Friday, December 06, 2013

Sugar cookies, deacons & forgiveness

I'm in awe of people like Fred Steinbach, who upon retirement begin preparing for a second career rather than polishing up a golf game or composing a "bucket list" of generally inconsequential things to do before death sets in. 

So it will be especially meaningful to be at the Cathedral Church of St. Paul in Des Moines on Saturday when Fred and three others are ordained as deacons in The Episcopal Church after years of formal study and on-the-job training. The service begins at 1 p.m. at the cathedral, 815 High Street downtown, and all are welcome. Reception follows.

I've been baking cookies for the reception, which seems a little odd --- cookies for the cathedral --- but the home parishes of those being ordained have divvied up responsibility for the 21st century equivalent of loaves and fishes --- and St. Andrew's chose dessert. 

My cookie repertoire is limited; not a big fan of fancy ones --- or of chocolate chips. So it's basic sugar with a dozen or so of the peanut butter variety thrown in for good measure. Here's my mother's basic sugar cookie recipe --- and I'm sticking with it. No gloppy frosting or holiday sparkles, please:

3/4 cup butter, softened
3/4 cup sugar
1 egg slightly beaten
2 cups flour
1/2 teaspoon baking soda
1/2 teaspoon cream of tartar
1/4 teaspoon salt
1 tablespoon vanilla

Cream the butter and sugar; add the egg and vanilla and mix; then mix in the sifted dry ingredients. Form into balls, dip into sugar, place on cookie sheet and flatten with a fork. Bake about 10 minutes at 350 degrees. All done.


Fred and the others ordained Saturday will be "transitional" deacons. That implies that if all goes well they will be ordained as Episcopal priests after at least six months, most likely within a year. Three are women; Fred, the lone male.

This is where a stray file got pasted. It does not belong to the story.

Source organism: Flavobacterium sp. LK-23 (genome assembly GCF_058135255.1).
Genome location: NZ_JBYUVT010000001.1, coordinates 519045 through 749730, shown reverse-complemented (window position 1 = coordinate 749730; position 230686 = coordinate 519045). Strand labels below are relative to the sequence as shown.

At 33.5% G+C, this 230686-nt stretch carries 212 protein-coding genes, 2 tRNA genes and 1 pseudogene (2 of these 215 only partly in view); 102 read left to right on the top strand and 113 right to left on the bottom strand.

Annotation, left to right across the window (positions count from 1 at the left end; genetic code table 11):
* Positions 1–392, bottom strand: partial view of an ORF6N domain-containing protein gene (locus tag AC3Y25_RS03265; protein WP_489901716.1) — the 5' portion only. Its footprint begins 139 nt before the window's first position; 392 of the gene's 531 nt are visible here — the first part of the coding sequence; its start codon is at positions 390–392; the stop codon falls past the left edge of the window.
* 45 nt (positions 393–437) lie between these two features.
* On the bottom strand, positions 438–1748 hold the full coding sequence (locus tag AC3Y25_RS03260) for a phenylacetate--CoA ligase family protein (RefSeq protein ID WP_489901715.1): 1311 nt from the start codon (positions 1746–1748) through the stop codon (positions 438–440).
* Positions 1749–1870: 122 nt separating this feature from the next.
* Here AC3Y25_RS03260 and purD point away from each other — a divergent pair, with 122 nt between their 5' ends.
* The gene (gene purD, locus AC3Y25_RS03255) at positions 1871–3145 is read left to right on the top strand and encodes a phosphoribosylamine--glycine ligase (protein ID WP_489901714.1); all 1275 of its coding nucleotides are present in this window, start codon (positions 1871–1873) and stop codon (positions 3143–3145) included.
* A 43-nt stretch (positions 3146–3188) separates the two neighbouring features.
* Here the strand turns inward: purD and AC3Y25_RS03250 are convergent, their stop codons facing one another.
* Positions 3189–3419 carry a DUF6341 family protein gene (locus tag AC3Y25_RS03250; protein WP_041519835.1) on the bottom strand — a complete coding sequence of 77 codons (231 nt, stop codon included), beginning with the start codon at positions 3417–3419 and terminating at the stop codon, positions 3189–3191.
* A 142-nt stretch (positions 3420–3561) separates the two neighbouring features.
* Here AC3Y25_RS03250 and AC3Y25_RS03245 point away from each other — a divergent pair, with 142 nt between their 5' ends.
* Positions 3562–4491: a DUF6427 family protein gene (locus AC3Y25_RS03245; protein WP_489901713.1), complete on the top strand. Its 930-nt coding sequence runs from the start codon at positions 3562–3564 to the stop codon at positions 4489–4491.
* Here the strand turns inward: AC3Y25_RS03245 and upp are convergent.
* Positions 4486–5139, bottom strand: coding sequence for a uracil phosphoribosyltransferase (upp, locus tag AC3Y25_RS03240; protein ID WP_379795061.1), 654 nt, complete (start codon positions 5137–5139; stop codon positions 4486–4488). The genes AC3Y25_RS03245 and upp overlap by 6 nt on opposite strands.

They're widely scattered, some in other states at the moment, and don't really know each other. Which is why the women, at some point, decided Fred's name was Brian --- and kept calling him that in forgetful moments. This is one of the reasons why I have at times referred to them as the queens of heaven, but now repent.

Deacons form a clerical order in the Episcopal/Anglican, Roman Catholic, Orthodox and some other traditions. It is not a lay position, so after Saturday, you can refer to Fred as the Rev. Mr. Steinbach.

Episcopal priests generally are ordained transitional deacons first, but many deacons choose to be deacons and have no aspirations toward the priesthood. Most work in partnership with a priest or priests but any diocese worth its salt has an attached deacon or two who reports to the bishop. 

Among their missions are to proclaim the Gospel, which is why deacons often preach; to assist in administering the Eucharist; and to serve the parish, the community, the poor and the outcast in many ways.


Much has been written about Nelson Mandela, who died Thursday at the age of 95. His life and example provided brilliant lessons in the place forgiveness and reconciliation can play in human relations --- and the most significant phase of his career began at age 71 when he was released from prison. There's a lot of hope there for all of us, blessed be.

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